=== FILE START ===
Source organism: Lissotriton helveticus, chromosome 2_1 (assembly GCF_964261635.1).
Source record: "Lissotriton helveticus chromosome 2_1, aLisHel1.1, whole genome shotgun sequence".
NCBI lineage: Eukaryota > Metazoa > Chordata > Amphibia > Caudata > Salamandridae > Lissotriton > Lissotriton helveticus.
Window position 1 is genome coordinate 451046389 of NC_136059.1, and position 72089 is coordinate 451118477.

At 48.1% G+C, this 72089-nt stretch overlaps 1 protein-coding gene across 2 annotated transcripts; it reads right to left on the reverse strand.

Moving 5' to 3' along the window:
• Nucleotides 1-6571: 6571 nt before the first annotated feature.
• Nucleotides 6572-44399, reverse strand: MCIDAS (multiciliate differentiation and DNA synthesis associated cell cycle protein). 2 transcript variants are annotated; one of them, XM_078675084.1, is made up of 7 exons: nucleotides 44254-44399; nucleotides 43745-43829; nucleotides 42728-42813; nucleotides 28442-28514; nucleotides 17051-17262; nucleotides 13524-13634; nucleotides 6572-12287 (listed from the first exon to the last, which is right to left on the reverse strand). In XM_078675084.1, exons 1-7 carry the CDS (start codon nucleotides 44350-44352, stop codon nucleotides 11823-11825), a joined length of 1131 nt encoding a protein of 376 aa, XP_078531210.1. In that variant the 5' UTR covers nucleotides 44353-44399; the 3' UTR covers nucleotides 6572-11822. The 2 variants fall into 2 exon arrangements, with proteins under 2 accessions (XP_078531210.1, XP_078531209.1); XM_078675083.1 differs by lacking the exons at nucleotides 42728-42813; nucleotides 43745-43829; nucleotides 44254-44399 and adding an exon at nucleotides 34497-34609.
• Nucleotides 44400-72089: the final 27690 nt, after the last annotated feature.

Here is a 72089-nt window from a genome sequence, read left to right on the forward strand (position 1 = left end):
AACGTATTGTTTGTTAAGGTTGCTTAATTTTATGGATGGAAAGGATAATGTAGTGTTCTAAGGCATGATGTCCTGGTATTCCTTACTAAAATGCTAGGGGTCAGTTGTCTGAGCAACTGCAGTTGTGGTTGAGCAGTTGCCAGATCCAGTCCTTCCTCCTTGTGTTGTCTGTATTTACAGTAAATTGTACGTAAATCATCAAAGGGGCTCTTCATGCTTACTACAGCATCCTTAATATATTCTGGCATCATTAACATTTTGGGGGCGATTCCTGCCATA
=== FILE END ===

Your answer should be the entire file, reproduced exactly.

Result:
Source organism: Lissotriton helveticus, chromosome 2_1 (assembly GCF_964261635.1).
Source record: "Lissotriton helveticus chromosome 2_1, aLisHel1.1, whole genome shotgun sequence".
NCBI lineage: Eukaryota > Metazoa > Chordata > Amphibia > Caudata > Salamandridae > Lissotriton > Lissotriton helveticus.
Window position 1 is genome coordinate 451046389 of NC_136059.1, and position 72089 is coordinate 451118477.

At 48.1% G+C, this 72089-nt stretch overlaps 1 protein-coding gene across 2 annotated transcripts; it reads right to left on the reverse strand.

Moving 5' to 3' along the window:
• Nucleotides 1-6571: 6571 nt before the first annotated feature.
• Nucleotides 6572-44399, reverse strand: MCIDAS (multiciliate differentiation and DNA synthesis associated cell cycle protein). 2 transcript variants are annotated; one of them, XM_078675084.1, is made up of 7 exons: nucleotides 44254-44399; nucleotides 43745-43829; nucleotides 42728-42813; nucleotides 28442-28514; nucleotides 17051-17262; nucleotides 13524-13634; nucleotides 6572-12287 (listed from the first exon to the last, which is right to left on the reverse strand). In XM_078675084.1, exons 1-7 carry the CDS (start codon nucleotides 44350-44352, stop codon nucleotides 11823-11825), a joined length of 1131 nt encoding a protein of 376 aa, XP_078531210.1. In that variant the 5' UTR covers nucleotides 44353-44399; the 3' UTR covers nucleotides 6572-11822. The 2 variants fall into 2 exon arrangements, with proteins under 2 accessions (XP_078531210.1, XP_078531209.1); XM_078675083.1 differs by lacking the exons at nucleotides 42728-42813; nucleotides 43745-43829; nucleotides 44254-44399 and adding an exon at nucleotides 34497-34609.
• Nucleotides 44400-72089: the final 27690 nt, after the last annotated feature.

Here is a 72089-nt window from a genome sequence, read left to right on the forward strand (position 1 = left end):
AACGTATTGTTTGTTAAGGTTGCTTAATTTTATGGATGGAAAGGATAATGTAGTGTTCTAAGGCATGATGTCCTGGTATTCCTTACTAAAATGCTAGGGGTCAGTTGTCTGAGCAACTGCAGTTGTGGTTGAGCAGTTGCCAGATCCAGTCCTTCCTCCTTGTGTTGTCTGTATTTACAGTAAATTGTACGTAAATCATCAAAGGGGCTCTTCATGCTTACTACAGCATCCTTAATATATTCTGGCATCATTAACATTTTGGGGGCGATTCCTGCCATA